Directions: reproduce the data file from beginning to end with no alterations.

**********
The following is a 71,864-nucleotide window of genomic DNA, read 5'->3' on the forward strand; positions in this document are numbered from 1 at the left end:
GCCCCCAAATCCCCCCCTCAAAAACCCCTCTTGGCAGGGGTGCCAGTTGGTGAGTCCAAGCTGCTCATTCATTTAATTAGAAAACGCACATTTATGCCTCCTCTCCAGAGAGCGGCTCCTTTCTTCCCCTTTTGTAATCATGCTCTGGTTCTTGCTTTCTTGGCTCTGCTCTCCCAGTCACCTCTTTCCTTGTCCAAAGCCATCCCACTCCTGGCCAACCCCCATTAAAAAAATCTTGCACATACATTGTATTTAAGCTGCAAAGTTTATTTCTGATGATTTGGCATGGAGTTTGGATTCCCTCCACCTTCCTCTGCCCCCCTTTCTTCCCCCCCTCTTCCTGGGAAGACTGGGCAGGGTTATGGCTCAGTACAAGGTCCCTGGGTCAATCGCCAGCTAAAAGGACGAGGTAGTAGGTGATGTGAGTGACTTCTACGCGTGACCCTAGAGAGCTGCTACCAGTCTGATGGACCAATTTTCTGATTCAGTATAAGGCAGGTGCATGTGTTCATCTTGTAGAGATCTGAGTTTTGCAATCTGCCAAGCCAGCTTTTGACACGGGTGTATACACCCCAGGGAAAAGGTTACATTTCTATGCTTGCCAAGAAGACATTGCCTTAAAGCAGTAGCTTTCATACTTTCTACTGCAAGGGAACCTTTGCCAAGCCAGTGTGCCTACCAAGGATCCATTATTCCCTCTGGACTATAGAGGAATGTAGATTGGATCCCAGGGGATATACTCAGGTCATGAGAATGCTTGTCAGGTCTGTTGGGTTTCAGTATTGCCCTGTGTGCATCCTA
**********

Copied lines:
The following is a 71,864-nucleotide window of genomic DNA, read 5'->3' on the forward strand; positions in this document are numbered from 1 at the left end:
GCCCCCAAATCCCCCCCTCAAAAACCCCTCTTGGCAGGGGTGCCAGTTGGTGAGTCCAAGCTGCTCATTCATTTAATTAGAAAACGCACATTTATGCCTCCTCTCCAGAGAGCGGCTCCTTTCTTCCCCTTTTGTAATCATGCTCTGGTTCTTGCTTTCTTGGCTCTGCTCTCCCAGTCACCTCTTTCCTTGTCCAAAGCCATCCCACTCCTGGCCAACCCCCATTAAAAAAATCTTGCACATACATTGTATTTAAGCTGCAAAGTTTATTTCTGATGATTTGGCATGGAGTTTGGATTCCCTCCACCTTCCTCTGCCCCCCTTTCTTCCCCCCCTCTTCCTGGGAAGACTGGGCAGGGTTATGGCTCAGTACAAGGTCCCTGGGTCAATCGCCAGCTAAAAGGACGAGGTAGTAGGTGATGTGAGTGACTTCTACGCGTGACCCTAGAGAGCTGCTACCAGTCTGATGGACCAATTTTCTGATTCAGTATAAGGCAGGTGCATGTGTTCATCTTGTAGAGATCTGAGTTTTGCAATCTGCCAAGCCAGCTTTTGACACGGGTGTATACACCCCAGGGAAAAGGTTACATTTCTATGCTTGCCAAGAAGACATTGCCTTAAAGCAGTAGCTTTCATACTTTCTACTGCAAGGGAACCTTTGCCAAGCCAGTGTGCCTACCAAGGATCCATTATTCCCTCTGGACTATAGAGGAATGTAGATTGGATCCCAGGGGATATACTCAGGTCATGAGAATGCTTGTCAGGTCTGTTGGGTTTCAGTATTGCCCTGTGTGCATCCTA